So do I feel comfortable being so transparent? Putting myself out there on Patient Opinion, Twitter, etc. Well so far I do, because following the Francis report I believe that this is what is expected of me now. I feel that the NHS and Government would defend doctors like me if I do slip up whilst trying to do the right thing for the hospital, the patients and the NHS. I hope that this is true, but everything I hear tells me that it will be. I also hope that those who follow us are reassured by what they read.
I suppose the important thing is that I now feel confident that if there was a problem, or a patient had a concern, then I would know about it. It feels liberating to know that everything bad that can be said, almost certainly has been. And its amazing that the majority of patients have taken the time to write lovely comments as well. Both of these things give my team and I a huge boost. I'd always rather know than not know. If I know, I can fix it. And as our Chief Executive presumably had planned, our morale improved as the feedback got better. He knew that doctors love nothing more than fixing things.
I hope that my colleagues will feel the urge to dive in and see for themselves, because Patient Opinion has made me much more confident about the care that we deliver and that makes me happier.
So when the CQC come to visit and ask me if my departments are safe, effective, caring and responsive to need I will be able to use Patient Opinion as evidence to assure them that the answer is most certainly yes. I will leave "well-led" to the team to decide (fingers crossed).
Dr Ben Mearns
Clinical Lead for Acute & Elderly Medicine
Why all doctors should use Patient Opinion.Why all doctors should use Patient Opinion. https://patientopinion.blob.core.windows.net/profile-pictures/8fd0e7f7-9191-471f-a718-eca11d7a3de8.jpeg Care Opinion 0114 281 6256 https://www.careopinion.org.uk https://www.careopinion.org.uk/content/UK/1/images/logos/po_header_logo.png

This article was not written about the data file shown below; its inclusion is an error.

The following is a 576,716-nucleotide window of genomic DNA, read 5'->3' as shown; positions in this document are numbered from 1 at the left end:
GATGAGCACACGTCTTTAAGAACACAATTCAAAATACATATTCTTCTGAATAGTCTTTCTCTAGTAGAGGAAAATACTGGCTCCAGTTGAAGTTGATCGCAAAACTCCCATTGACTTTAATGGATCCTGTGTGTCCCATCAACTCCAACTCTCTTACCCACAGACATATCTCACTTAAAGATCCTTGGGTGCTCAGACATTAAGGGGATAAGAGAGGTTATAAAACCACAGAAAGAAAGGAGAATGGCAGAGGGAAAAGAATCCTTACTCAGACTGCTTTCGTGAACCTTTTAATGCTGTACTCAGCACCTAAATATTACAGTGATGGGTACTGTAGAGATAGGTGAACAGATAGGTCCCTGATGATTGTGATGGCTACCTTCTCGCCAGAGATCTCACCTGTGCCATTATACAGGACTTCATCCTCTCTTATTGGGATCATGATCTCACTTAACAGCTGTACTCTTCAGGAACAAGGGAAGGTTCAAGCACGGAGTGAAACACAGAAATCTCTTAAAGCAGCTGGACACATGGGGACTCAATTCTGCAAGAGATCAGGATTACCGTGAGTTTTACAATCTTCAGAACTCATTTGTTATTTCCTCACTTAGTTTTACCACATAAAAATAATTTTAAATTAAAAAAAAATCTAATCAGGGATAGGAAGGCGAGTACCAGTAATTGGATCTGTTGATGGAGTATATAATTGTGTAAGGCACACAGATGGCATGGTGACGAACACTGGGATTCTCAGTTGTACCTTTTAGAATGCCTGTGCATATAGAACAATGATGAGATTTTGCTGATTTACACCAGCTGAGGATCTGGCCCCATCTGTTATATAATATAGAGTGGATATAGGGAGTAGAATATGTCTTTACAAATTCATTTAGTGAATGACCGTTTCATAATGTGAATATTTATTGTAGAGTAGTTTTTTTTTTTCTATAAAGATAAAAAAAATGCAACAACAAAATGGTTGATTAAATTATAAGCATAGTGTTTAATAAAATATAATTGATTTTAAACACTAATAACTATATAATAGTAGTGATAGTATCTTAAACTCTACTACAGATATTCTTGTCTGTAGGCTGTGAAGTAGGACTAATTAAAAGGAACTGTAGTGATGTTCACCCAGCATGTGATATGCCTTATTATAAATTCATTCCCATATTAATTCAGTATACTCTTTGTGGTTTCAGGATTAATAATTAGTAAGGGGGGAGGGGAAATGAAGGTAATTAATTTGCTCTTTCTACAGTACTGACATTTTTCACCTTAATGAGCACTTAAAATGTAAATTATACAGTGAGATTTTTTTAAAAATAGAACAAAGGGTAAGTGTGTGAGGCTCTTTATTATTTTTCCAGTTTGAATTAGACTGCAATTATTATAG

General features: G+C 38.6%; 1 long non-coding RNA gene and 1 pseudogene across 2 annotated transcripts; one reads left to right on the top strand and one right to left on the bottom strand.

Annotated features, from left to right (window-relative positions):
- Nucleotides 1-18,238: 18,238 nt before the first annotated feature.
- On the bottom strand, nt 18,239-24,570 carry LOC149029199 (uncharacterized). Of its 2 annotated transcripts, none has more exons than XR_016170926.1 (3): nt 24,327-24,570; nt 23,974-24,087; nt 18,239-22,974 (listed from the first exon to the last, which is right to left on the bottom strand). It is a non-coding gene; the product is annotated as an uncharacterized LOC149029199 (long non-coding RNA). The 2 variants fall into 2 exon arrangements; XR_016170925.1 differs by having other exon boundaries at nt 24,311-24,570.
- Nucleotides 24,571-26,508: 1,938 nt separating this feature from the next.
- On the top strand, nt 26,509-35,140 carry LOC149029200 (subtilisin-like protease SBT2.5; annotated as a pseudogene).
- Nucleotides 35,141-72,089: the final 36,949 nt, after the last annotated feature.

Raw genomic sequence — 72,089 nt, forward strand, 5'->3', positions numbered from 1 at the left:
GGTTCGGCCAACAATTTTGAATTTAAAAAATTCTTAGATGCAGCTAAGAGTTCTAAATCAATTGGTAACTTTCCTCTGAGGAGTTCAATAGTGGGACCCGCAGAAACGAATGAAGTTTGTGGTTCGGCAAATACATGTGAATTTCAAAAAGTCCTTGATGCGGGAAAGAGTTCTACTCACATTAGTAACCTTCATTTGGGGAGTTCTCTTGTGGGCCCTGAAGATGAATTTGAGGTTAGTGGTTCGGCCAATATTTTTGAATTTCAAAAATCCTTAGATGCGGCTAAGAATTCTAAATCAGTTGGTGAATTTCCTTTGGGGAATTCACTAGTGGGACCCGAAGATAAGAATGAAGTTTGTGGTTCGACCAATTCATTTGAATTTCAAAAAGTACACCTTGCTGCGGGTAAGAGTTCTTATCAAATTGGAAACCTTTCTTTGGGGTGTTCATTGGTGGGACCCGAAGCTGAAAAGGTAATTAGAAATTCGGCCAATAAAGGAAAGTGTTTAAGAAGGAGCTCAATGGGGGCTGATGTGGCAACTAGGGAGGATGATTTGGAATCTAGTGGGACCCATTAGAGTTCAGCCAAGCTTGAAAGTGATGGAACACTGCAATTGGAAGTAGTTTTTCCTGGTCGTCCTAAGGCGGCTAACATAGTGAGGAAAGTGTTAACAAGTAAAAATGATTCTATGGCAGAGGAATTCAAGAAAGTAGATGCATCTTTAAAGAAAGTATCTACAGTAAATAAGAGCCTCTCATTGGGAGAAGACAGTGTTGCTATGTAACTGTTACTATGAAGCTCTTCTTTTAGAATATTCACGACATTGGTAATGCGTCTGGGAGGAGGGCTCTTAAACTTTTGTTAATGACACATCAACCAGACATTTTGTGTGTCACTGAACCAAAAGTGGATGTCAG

Update from Surrey and Sussex Healthcare NHS Trust
Posted by Ben Mearns, Chief of Medicine, Surrey and Sussex Healthcare NHS Trust, on
Response from Richardkerley - doesn't use nicknames on 28 Jan 2014 at 15:29
Your 3rd para strikes has a remarkable resonance for me in respect of academic research [ peer reviewed; published ; open to criticism etc ] . Contrast that with Teaching & Learning [ usually unobserved ; one to many in semi-private ; often not commented upon] There's a paper there somewhere...
Response from Ben Mearns, Chief of Medicine, Surrey and Sussex Healthcare NHS Trust on 28 Jan 2014 at 15:52
Thanks for your comments. I know its not quite the same, but I think that the principle of conducting the conversation in public is similarly useful for feedback as well as research.
I used to (and still do) write complaint responses back to patients and their relatives and no one but them could see them. Their original complaint was never seen by the wider public. It just seems that there are loads of opportunities for learning how to improve in that conversation that are never used. Its all been rather defensive and hidden. What we want is to be collaborative and open.